In theory, cover letters are meant to be the “why” behind the resume, the story of what has led you to apply for a role.
But, increasingly, tech companies and startups are tossing them aside.
If you couldn’t already tell by the title, I ain’t too bullish on cover letters!
👎 Why cover letters suck
#1: High effort for every single application at an early stage of the process
Cover letters take a lot of energy for candidates at an early stage of the application process, well before candidates know whether they even have a half-decent shot at landing an interview, let alone the job.
To make matters worse, you require a unique document for every single company, unlike resumes where the same core document, with a few keyword tweaks/rearrangements, gets the job done.
Put it this way… imagine writing a formal marriage request to every single person you find attractive, BEFORE you know if they feel the same way.
#2: A lot of companies barely read them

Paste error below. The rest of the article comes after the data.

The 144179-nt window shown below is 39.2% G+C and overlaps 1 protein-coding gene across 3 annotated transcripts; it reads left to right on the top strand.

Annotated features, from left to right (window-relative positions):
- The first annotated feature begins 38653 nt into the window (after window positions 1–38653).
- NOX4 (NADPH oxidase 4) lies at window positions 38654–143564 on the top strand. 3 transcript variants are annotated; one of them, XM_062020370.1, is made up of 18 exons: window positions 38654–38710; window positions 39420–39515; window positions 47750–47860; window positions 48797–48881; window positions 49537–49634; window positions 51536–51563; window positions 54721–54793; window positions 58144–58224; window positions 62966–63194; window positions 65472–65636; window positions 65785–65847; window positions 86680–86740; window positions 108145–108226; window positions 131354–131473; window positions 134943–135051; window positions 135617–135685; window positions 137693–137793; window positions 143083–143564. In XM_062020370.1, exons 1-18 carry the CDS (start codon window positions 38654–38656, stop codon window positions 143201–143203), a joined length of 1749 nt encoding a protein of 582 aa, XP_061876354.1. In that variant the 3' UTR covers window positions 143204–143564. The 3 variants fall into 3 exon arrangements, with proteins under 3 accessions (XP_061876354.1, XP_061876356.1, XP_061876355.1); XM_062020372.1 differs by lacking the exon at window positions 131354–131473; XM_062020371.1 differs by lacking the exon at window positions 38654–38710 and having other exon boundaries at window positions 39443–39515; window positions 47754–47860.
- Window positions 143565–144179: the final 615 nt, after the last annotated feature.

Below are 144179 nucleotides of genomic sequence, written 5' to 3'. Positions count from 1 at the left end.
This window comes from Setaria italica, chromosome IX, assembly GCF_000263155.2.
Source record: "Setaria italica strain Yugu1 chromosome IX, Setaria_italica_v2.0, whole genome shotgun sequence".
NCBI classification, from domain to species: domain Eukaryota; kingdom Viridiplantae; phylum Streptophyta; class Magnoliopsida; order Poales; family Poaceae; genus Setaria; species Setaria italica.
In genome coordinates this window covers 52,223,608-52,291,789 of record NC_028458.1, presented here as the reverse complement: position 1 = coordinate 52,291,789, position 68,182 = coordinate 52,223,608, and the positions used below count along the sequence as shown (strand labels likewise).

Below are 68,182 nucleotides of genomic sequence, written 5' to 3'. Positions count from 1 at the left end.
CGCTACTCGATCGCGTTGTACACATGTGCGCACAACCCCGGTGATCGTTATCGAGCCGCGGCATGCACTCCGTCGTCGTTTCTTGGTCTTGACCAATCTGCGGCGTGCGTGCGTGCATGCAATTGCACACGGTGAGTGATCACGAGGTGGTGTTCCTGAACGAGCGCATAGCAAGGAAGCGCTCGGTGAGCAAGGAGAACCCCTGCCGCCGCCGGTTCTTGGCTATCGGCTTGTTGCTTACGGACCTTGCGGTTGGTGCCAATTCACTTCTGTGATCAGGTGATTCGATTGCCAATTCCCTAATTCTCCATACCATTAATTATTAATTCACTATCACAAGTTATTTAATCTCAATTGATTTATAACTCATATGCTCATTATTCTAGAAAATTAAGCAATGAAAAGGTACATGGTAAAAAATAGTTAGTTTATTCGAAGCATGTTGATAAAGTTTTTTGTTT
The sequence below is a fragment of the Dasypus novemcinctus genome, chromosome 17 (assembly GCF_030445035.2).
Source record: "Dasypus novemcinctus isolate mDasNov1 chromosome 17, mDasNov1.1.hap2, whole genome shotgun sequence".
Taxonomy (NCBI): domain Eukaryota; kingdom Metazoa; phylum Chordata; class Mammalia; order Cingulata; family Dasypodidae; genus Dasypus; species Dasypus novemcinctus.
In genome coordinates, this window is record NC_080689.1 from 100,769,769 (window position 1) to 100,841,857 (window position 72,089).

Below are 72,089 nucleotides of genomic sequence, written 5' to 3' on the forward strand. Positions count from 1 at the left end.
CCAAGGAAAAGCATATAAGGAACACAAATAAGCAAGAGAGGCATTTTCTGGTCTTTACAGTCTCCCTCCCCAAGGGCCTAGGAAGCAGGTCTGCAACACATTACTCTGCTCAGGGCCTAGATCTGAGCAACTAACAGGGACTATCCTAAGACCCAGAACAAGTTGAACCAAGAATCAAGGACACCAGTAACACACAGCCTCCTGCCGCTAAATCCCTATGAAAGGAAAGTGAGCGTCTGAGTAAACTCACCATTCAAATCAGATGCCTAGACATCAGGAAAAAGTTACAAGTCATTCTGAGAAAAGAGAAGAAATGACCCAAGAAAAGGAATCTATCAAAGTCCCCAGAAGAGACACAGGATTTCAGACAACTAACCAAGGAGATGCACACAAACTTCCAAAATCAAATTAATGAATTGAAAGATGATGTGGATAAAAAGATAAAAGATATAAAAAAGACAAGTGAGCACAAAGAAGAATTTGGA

I’m sure you’ve heard the classic rumours of ‘Recruiters spend an average of X seconds reading your resume’, where X seems to magically fluctuate depending upon who is telling me the story.
At the end of the day, however, it’s still the primary tool used to compare and assess candidates for most roles (the portfolio may be more relevant for designers & some engineers).
Cover letters seem to get even less attention, with a lot of companies just chucking them through an Applicant Tracking system and scraping keywords, or ignoring them altogether.
From Monster: “Only 18% of hiring managers rank the cover letter as an important element of the hiring process, Addison Group, a Boston-based employment agency, found.” Yikes. Optimise your energy elsewhere.
#3: They often contain redundant information
The traditionally expected format often involves repeating information that can already be found in your resume, and so the marginal value add is questionable. It often feels like an arbitrary formality for both parties.
#4: Written cover letters discourage creativity
A written cover letter isn’t necessarily the most engaging format to showcase your level of enthusiasm and passion for what the company is working on.
Video or real-world interaction (sike, COVID) have the advantage of richer emotional expression.
Those aside, there are other written content candidates can make that adds more value to companies or showcases a greater understanding of the company.
✨ So, where else can candidates prioritise their energy to stand out?